• My husband has read the series and based on that I have not, I agree that it has a very powerful commentary on many important social topics however I do not need to subject myself to these lessons that I already understand very well. I think that they are probably of great value to some people esp. those that need a stronger example to get the point across. I’m actually glad that my husband is reading at all.

      That said, not only are all children different but all adults are different as well, what is upsetting to me is not what bothers my husband, what my son is sensitive about is not what bothers my daughter even though she is younger and really knowing your kids and what they are not only sensitive to but what influences they need in their lives is critical to making good parenting decisions for them.

      I agree with Cara that there isn’t a wrong answer here in general, there are too many variables to have an across the board answer. Will my children read them, probably not, Harry Potter is fine with me once they are at least 10 or eleven but they would have to proceed at a pace that keeps the increasing maturity of the books with their own maturity as well. and Twilight just REALLY bugs me and I wouldn’t want one of my girls reading it until she was old enough to recognize the mature decisions that Bella makes from a very teenage and immature frame of mind.

      I’m always so glad to see parents making informed and thoughtful decisions about what they allow their children to be exposed to, thanks for sharing Mary.

    • All you parents are one day going to realize that hiding your children under rocks and not letting them experience what life is is going to back fire on you. Your kids will get a little freedom when they are finally out of your houses and go off the deep end into things like drugs and sex. Not letting your teenagers see the Hunger Games is ridiculous. They are not little kids. Treat them like the adults they will soon become. Stop being a bunch of communists; controlling every aspect of their lives or they will soon hate you for it. I see it everyday.

  3. My kids are too young for this to be an active debate right now in our household, but one thing I will say is that the most popular stories right now (The Hunger Games, Harry Potter, even Twilight) all focus in very powerful, moving ways on the value of redemptive, loving sacrifice. In Katniss’s case, it is even substitutionary sacrifice. I find it really striking that our culture has such a hunger right now for stories about the nature of good and evil, stories that may not TALK about morality overtly, but that raise very compelling ethical questions and focus centrally on the transformative, redemptive power of love.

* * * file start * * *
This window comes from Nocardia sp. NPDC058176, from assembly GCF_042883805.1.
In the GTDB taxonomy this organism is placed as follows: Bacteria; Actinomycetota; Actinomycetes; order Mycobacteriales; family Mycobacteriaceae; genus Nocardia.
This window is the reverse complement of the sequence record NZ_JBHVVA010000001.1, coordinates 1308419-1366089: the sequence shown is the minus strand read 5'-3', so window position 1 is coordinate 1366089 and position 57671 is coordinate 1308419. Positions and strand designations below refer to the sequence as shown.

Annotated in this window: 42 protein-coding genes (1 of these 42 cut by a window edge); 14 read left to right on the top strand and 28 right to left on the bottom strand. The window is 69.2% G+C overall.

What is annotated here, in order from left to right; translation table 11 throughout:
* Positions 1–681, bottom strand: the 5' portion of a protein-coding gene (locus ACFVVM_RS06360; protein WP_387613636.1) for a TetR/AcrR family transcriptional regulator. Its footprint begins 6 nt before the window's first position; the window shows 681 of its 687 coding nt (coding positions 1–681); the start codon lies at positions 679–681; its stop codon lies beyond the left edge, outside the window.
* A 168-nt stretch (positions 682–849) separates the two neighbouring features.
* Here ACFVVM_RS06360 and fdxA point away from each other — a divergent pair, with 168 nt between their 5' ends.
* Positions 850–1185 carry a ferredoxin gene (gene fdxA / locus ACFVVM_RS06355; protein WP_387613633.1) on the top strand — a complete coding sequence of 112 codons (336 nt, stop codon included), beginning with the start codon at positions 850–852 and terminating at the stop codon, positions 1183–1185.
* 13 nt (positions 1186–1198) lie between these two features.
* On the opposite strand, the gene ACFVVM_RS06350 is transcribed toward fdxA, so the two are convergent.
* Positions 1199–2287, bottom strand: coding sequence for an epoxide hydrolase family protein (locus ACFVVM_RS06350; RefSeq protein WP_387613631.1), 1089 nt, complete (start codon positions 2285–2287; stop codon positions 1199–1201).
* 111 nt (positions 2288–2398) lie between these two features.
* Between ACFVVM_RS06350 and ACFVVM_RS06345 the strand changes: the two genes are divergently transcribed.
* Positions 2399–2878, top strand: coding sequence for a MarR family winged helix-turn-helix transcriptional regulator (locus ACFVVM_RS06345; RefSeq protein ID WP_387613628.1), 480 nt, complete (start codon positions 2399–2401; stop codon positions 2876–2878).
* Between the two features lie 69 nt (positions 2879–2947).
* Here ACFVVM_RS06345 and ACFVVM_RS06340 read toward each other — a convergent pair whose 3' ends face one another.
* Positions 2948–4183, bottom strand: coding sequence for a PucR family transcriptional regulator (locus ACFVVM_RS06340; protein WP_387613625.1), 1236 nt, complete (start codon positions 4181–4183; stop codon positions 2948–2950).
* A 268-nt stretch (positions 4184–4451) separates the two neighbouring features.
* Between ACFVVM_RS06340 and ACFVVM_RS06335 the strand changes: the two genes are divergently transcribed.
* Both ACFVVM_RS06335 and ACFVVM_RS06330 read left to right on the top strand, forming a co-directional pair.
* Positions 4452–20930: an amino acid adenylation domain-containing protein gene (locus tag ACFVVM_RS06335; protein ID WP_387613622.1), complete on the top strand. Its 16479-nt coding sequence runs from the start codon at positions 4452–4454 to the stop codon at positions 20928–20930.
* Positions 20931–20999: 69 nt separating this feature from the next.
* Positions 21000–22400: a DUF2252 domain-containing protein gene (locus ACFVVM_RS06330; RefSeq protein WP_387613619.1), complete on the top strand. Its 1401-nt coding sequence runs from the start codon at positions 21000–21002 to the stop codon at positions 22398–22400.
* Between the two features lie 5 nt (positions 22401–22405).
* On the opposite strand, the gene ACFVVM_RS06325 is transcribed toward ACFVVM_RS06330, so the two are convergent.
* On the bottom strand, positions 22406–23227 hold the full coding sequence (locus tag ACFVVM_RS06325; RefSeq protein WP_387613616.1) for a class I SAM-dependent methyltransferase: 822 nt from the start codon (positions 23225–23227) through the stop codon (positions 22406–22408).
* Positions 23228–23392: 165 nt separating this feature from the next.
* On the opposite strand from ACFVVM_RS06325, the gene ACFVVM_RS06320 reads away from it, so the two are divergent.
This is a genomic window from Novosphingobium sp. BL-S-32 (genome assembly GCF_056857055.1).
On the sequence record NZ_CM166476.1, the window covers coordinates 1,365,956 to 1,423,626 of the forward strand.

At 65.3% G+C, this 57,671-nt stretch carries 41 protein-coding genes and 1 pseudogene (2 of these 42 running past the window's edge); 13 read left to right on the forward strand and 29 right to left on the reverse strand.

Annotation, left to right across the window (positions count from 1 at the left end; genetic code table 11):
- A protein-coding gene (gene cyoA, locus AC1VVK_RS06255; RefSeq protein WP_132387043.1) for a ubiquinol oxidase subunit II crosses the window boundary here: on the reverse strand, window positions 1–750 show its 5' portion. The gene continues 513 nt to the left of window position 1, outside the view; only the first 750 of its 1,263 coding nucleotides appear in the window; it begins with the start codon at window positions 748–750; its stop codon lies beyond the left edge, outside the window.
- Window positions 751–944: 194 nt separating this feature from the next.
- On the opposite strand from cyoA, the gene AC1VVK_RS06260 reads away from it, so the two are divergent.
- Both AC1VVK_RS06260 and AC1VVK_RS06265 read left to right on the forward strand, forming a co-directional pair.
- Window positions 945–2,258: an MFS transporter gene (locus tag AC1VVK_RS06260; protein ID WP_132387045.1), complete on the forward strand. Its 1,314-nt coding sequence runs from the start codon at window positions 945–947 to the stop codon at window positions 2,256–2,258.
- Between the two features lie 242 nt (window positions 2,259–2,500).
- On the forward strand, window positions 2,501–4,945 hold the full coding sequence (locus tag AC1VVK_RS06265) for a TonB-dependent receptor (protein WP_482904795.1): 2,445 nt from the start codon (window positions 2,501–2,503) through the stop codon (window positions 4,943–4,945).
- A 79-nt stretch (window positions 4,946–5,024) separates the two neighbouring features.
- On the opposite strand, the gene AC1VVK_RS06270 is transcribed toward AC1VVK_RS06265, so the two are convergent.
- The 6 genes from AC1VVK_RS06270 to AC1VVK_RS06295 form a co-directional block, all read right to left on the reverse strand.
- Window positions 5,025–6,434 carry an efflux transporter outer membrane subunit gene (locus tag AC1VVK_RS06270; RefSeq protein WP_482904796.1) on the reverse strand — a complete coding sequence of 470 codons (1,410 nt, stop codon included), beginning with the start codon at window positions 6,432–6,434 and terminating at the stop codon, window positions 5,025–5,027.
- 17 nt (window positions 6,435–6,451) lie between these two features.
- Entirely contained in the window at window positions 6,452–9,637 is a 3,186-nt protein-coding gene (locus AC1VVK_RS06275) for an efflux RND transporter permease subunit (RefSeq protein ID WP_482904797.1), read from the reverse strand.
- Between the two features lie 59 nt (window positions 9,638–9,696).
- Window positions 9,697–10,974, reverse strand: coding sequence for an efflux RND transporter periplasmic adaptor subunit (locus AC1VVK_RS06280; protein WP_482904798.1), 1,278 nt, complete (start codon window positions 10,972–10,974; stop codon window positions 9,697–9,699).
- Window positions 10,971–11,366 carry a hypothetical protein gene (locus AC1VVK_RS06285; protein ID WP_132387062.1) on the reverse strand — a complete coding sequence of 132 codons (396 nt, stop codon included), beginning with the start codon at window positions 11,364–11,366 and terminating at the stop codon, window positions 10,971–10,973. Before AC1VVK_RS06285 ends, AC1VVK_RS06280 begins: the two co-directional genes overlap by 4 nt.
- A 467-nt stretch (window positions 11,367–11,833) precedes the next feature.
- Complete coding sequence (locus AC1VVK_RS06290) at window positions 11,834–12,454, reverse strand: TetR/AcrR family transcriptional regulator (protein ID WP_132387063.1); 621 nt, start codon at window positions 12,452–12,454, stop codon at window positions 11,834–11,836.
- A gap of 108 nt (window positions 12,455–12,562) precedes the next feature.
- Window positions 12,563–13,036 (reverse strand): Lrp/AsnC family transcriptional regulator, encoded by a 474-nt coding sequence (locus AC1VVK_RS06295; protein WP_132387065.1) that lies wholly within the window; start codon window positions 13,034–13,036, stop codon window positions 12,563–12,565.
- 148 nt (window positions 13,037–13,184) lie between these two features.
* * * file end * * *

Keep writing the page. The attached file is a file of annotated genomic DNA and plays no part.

• Excellent point, Bea. I love all three series (though I don’t recommend walking into a Harry Potter movie without having first read the books).

      • Mary, I think that you had wanted to allow your kids to read the books, you would have read at least the first one yourself by now. The opinions of others are well and good, but it’s your judgment that matters most. I don’t disagree with your decision, you know your family, but I feel skeptical that you were ever seriously considering okaying the books.

  4. I’ve read them, but there’s no way my two sons will be reading them until they’re much much much older. I went home to visit my family recently and found my 14 year old brother reading this series. I told my parents that I didn’t think it was a good choice. They were just happy to have found something he was interested in reading, but I agree with you, there’s so much out that much more worth the read and so much better for teenage minds.

  5. thanks so much for this post… i was a teacher for 3rd graders for years and didn’t allow Harry Potter in my classroom library of several hundred books… i figured that, if parents wanted them reading that series, they’d get it for them…i didn’t want to “introduce” the plethora of various themes (many that i do not support or agree with myself) in my little “home” of a classroom… i don’t have kids who are old enough to read books like Harry, the Hunger Games or things of that sort… my kids are more interested in “If You Give a Cat a Cupcake” and “Peekaboo Baby” 🙂 thankfully, i’m really happy about this b/c i am not ready to have the challenge of what they should not read… 🙂